Multivariate Hotelling’s T2

1. INTRODUCTION

Deformation-based morphometry (DBM) [1, 2, 3, 4] uses de-

formations obtained from the nonlinear registration of brain

images to infer local differences in brain volume or shape.

Tensor-based morphometry (TBM) [5, 6, 7] tends to examine

high-order spatial derivatives of the deformation maps regis-

tering brains to common template, constructing morpholog-

ical tensor maps such as the Jacobian determinant, torsion

This work was funded by the National Institutes of Health through the

NIH Roadmap for Medical Research, Grant U54 RR021813 entitled Center

for Computational Biology (CCB). The work was performed while the third

author was on leave at the National Science Foundation as Assistant Director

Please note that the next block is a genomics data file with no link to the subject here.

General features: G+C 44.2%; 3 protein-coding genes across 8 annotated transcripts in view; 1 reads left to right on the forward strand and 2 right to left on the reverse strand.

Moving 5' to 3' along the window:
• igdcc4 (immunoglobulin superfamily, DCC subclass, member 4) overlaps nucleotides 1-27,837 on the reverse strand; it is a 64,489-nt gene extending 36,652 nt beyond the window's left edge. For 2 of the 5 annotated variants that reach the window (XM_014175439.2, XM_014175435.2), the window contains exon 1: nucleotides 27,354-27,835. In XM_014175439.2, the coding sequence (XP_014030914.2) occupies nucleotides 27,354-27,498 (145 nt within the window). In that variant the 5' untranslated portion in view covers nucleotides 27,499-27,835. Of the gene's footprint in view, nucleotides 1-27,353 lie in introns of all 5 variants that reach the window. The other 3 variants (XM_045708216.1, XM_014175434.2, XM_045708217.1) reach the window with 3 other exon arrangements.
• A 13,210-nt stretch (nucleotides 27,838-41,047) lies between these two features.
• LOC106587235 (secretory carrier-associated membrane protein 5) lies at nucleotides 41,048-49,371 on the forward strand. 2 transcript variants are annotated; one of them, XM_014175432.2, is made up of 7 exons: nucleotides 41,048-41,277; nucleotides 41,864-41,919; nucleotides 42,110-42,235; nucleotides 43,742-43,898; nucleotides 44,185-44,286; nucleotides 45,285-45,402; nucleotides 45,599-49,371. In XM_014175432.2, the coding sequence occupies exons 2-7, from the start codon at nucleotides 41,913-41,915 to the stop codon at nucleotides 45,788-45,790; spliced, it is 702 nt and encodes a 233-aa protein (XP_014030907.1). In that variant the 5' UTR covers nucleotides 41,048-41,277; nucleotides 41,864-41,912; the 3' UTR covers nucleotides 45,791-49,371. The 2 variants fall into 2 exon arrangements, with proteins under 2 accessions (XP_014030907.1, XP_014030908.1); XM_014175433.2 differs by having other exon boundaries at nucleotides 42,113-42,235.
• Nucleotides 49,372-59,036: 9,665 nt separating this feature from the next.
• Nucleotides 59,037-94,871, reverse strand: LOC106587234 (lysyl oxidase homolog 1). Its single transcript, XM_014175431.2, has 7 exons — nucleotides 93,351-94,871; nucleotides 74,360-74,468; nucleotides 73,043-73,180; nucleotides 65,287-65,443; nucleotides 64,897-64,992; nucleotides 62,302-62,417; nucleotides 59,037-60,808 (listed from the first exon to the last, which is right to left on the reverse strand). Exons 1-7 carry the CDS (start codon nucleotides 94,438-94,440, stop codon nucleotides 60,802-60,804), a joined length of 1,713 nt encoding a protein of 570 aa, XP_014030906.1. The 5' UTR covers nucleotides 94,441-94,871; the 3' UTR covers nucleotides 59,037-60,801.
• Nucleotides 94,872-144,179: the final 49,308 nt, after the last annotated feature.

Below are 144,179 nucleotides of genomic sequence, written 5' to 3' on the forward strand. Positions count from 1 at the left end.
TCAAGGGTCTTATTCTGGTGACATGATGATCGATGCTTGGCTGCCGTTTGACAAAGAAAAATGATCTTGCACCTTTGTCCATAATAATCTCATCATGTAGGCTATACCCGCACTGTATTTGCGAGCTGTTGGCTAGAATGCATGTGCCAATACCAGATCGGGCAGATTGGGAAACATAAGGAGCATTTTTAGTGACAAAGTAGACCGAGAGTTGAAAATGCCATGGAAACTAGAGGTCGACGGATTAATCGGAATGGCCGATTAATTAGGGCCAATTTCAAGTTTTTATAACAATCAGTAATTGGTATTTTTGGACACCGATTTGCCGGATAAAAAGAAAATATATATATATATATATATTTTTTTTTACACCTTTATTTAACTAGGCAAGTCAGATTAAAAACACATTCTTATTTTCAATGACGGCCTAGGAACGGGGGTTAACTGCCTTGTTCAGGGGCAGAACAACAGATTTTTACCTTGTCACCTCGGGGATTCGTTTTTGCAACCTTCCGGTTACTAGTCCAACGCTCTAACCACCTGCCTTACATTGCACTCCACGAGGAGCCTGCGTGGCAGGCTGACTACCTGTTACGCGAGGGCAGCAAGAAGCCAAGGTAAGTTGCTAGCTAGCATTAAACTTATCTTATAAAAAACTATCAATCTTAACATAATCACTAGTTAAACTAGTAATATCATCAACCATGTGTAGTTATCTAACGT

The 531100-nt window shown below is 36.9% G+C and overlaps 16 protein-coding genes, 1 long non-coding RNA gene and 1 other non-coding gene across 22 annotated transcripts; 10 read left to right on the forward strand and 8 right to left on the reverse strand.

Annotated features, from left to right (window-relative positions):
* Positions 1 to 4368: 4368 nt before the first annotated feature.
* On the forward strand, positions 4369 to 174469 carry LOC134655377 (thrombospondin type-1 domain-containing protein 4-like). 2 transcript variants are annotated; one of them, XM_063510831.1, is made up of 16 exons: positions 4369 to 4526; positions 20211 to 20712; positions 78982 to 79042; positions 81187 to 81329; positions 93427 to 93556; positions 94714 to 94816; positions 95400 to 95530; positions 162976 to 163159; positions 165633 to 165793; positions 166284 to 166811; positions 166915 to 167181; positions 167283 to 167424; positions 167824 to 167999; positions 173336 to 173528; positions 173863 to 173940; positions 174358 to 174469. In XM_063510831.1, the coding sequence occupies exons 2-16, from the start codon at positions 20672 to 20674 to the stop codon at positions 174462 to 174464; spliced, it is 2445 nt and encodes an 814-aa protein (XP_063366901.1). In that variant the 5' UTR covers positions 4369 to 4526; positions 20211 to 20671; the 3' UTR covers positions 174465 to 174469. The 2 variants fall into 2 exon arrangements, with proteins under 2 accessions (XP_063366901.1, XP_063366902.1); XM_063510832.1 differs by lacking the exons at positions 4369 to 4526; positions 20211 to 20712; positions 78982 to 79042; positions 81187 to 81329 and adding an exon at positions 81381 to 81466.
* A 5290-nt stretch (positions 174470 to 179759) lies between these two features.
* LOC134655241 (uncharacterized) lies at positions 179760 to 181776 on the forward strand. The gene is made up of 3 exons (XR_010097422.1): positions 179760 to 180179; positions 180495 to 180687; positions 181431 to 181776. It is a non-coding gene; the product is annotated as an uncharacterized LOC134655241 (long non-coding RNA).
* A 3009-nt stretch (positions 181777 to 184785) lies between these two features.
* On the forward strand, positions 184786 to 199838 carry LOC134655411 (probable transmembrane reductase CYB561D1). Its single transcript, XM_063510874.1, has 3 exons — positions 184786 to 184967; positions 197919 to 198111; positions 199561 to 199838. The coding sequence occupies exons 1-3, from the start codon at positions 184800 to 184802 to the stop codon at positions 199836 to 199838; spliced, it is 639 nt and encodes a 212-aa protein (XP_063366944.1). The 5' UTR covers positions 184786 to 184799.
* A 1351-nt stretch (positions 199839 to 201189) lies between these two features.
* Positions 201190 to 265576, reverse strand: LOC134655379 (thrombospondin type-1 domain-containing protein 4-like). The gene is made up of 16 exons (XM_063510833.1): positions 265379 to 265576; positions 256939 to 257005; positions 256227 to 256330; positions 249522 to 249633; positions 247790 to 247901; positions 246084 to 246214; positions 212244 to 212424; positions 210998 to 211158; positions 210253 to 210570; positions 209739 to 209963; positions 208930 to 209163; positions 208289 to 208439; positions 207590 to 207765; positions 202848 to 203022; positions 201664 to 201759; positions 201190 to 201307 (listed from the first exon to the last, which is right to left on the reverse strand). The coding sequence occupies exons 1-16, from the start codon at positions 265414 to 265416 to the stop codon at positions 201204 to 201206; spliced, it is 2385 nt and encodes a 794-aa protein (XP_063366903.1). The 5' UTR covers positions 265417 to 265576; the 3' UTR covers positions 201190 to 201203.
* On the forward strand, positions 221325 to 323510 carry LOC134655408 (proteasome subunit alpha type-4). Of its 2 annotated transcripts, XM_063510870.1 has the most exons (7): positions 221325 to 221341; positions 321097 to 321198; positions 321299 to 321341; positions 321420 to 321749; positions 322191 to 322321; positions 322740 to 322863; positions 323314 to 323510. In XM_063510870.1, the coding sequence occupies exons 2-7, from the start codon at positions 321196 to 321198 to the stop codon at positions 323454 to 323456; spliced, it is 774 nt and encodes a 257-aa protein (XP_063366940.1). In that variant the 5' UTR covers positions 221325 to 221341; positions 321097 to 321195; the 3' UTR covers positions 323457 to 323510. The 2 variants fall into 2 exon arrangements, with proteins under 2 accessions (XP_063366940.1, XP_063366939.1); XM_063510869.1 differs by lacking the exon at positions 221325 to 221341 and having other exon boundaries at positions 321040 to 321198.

of the Directorate for Mathematics & Physical Sciences.

or vorticity. One advantage of TBM is that it derives local

derivatives and tensors from the deformation for further anal-

ysis, and statistical maps can be made to localize regions with

significant group differences or changes over time. In this pa-

per, we pursue the notion that TBM can even be applied to

surface models, making use of the Riemannian surface metric

to characterize local surface changes.

The lateral ventricles - fluid-filled structures deep in the

brain - are often enlarged in disease and can provide sensitive

measures of disease progression [8, 9, 10, 11]. Ventricular

changesreflect atrophy in surrounding structures, and ventric-

ular measures and surface-based maps can provide sensitive

assessments of tissue reduction that correlate with cognitive

deterioration in illnesses.

In this paper, we propose a new multivariate TBM frame-

work for surface morphometry, using differential forms as

the basis for the tensors that are analyzed. In an empirical